Nintendo is late. What’s new, right? Nintendo’s paid service Nintendo Switch Online has finally been released more than a decade and a half after their competitors. It’s understandable, of course. Between the maintenance fees, electricity bills, employee wages, and server costs, maintaining an online game in 2018 can sometimes be more expensive than the initial development. Developers genuinely need a steady flow of cash to run these high-profile games-as-services. Nintendo is no exception.
Sure, Nintendo has never been known most for their online games — but that doesn’t mean they’re completely without them. Splatoon 2 and Mario Kart 8 are Nintendo Switch mainstays at this point, as will Smash Bros in a couple months. But in order to stay that way, they need support beyond that first 60-dollar purchase.
So that’s where this new Nintendo Switch Online service comes in. Starting this week, any online multiplayer in games that aren’t free-to-play (a la Fortnite) will be locked behind a yearly $20 paywall. In exchange for your 20 bucks, Nintendo offers a couple features alongside online play — but they’re a bit underwhelming, to say the least. Online cloud saves are a welcome (and necessary) feature, but aren’t supported on all Switch titles. Playing NES games online is a novelty, but nothing more. And of course, there’s the infamous NSO voice chat app, available for convenient use on your phone with a separate headset.
Nintendo Switch Online is good or at least functional. But let’s not fool ourselves here — it could be so much more. There are two flawed components in Nintendo’s approach to online infrastructure: Voice chat, and their NES library catalog. To be clear, these aspects aren’t broken beyond repair, but they sure need some revision.
The Smartphone App
First of all, let’s address that smartphone app. When Nintendo first mentioned the voice chat app over a year ago, it seemed like it had potential. After all, both Xbox and PlayStation have had similar communication apps for years, and they both communicate seamlessly with your consoles. Unfortunately, the same can’t be said for Nintendo. Not only is there a complete lack of a messaging system in the app, but there’s no ability to tell what your friends are playing either. So essentially, you have to communicate with your friend in a separate app like Discord or Messenger to coordinate play sessions.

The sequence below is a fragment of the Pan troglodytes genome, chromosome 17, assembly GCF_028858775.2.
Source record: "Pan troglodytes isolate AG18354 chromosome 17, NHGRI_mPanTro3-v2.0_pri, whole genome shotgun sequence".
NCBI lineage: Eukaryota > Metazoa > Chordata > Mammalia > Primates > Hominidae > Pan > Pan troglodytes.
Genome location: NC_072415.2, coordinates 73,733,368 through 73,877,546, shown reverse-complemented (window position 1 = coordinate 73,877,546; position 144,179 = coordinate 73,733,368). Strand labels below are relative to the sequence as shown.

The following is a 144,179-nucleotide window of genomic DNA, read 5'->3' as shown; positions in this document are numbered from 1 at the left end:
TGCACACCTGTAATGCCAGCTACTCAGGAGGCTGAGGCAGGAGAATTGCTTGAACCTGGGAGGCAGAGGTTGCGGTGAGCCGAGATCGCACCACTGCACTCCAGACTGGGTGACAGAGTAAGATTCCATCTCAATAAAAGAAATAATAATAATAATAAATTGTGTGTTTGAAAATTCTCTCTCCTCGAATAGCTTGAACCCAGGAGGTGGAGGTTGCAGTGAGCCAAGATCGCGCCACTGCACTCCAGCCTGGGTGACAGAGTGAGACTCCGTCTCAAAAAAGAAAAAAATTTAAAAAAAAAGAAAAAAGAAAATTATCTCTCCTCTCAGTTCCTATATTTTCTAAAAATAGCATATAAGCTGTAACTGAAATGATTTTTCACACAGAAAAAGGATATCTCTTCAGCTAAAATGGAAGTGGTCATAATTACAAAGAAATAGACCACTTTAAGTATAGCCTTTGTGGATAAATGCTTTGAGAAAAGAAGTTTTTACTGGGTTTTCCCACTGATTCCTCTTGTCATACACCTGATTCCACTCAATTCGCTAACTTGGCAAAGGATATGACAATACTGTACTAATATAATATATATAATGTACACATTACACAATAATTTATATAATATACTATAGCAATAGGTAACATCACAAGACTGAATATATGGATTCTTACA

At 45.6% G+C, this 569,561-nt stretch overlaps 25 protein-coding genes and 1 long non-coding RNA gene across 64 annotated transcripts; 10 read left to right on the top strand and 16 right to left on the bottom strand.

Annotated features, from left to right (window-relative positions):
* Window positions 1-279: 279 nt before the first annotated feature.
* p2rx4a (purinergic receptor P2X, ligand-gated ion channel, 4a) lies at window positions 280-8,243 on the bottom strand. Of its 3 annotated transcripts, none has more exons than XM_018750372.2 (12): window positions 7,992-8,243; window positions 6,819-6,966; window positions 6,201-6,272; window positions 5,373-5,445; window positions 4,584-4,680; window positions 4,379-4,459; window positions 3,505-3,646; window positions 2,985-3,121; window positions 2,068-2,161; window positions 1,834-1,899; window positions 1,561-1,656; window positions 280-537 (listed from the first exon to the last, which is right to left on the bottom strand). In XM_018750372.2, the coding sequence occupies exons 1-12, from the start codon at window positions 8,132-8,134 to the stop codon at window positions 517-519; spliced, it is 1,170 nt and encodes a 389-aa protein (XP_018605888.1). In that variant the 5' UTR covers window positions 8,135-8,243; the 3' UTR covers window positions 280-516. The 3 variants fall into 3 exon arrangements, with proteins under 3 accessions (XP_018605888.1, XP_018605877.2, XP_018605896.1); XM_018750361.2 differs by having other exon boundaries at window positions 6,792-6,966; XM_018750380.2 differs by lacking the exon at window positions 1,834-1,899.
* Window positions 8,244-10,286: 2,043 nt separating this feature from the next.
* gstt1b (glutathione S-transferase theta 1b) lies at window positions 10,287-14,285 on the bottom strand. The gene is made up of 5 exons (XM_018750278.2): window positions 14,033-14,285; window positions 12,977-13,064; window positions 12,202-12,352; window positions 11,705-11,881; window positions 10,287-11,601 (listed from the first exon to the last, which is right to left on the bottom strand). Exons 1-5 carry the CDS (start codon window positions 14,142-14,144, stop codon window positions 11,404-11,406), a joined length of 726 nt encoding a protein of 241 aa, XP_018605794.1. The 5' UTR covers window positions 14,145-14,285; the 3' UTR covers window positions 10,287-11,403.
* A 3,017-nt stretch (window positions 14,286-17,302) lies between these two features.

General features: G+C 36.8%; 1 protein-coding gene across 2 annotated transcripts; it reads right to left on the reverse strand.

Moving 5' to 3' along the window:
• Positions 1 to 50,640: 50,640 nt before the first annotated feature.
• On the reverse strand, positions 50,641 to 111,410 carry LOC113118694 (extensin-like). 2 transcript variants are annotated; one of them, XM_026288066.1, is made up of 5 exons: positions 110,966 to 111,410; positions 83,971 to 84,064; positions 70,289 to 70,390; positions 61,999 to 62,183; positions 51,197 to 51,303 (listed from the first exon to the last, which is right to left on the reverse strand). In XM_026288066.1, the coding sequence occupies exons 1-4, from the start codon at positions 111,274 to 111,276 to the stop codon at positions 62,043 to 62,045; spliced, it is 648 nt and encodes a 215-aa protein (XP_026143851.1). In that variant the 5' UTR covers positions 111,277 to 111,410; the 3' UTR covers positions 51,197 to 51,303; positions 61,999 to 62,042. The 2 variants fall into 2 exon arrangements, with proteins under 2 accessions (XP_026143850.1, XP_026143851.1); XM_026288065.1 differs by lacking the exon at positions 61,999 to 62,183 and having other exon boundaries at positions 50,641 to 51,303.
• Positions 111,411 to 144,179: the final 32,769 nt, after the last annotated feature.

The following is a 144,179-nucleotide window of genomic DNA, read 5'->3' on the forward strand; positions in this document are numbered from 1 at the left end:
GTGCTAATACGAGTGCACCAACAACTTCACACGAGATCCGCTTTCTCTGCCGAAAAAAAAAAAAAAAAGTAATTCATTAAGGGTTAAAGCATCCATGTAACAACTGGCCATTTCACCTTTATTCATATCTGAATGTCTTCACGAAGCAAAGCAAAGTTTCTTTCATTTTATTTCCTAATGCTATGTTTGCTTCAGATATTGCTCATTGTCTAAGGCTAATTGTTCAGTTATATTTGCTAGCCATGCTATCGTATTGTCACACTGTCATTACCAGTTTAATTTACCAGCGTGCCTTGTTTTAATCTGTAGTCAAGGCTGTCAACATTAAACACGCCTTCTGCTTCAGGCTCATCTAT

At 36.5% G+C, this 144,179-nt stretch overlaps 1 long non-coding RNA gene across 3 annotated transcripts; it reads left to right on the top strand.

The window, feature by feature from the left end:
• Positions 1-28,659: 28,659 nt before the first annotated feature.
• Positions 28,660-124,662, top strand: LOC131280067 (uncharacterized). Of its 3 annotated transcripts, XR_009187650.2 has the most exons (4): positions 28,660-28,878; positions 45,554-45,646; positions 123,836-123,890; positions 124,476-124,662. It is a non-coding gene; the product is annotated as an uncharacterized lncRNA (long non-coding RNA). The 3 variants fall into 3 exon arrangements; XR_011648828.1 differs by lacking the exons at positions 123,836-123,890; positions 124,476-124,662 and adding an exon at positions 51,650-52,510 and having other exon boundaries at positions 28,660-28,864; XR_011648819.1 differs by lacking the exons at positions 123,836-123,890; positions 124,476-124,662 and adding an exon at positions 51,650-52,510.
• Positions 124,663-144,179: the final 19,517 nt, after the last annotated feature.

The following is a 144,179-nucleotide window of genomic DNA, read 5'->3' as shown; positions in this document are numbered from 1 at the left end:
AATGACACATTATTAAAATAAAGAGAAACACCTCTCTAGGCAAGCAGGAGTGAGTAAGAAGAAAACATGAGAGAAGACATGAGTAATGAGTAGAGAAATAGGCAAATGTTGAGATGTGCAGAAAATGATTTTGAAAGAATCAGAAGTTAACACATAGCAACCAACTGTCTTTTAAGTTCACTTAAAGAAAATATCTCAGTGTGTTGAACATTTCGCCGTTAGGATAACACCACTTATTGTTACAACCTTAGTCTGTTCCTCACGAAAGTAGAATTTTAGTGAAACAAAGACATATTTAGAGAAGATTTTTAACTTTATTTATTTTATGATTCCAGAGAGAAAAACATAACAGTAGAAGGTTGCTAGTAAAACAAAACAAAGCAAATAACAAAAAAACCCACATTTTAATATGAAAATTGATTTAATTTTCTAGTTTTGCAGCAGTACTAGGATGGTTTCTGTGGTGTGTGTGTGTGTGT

Then, if you manage to snag your friend and boot up a game with them, you’ll be greeted by a convoluted voice chat system. Get this: you have to initiate the call from the Switch itself, then switch over to your phone to talk. And there’s no native in-game voice chat on Switch (Fortnite being the only exception). If you don’t like draining your phone’s battery, sorry? There’s no other option.
As it stands, the voice chat app is nothing more than an inferior, proprietary version of Discord — you’d be better off using the latter. But imagine what it could be. Imagine if you could message or call your friend’s phone through a messaging app directly on your Switch, then hook up a game of Rocket League and continue chatting. It’s a nice dream, right?
Nintendo Entertainment System Online
Let’s give credit where it’s due: The NES is arguably the most influential gaming console ever developed. It launched the gaming industry back into the public eye after a massive market crash that threatened extinction. Without the NES, video games, as we know them, likely wouldn’t exist. That doesn’t mean its games have aged well.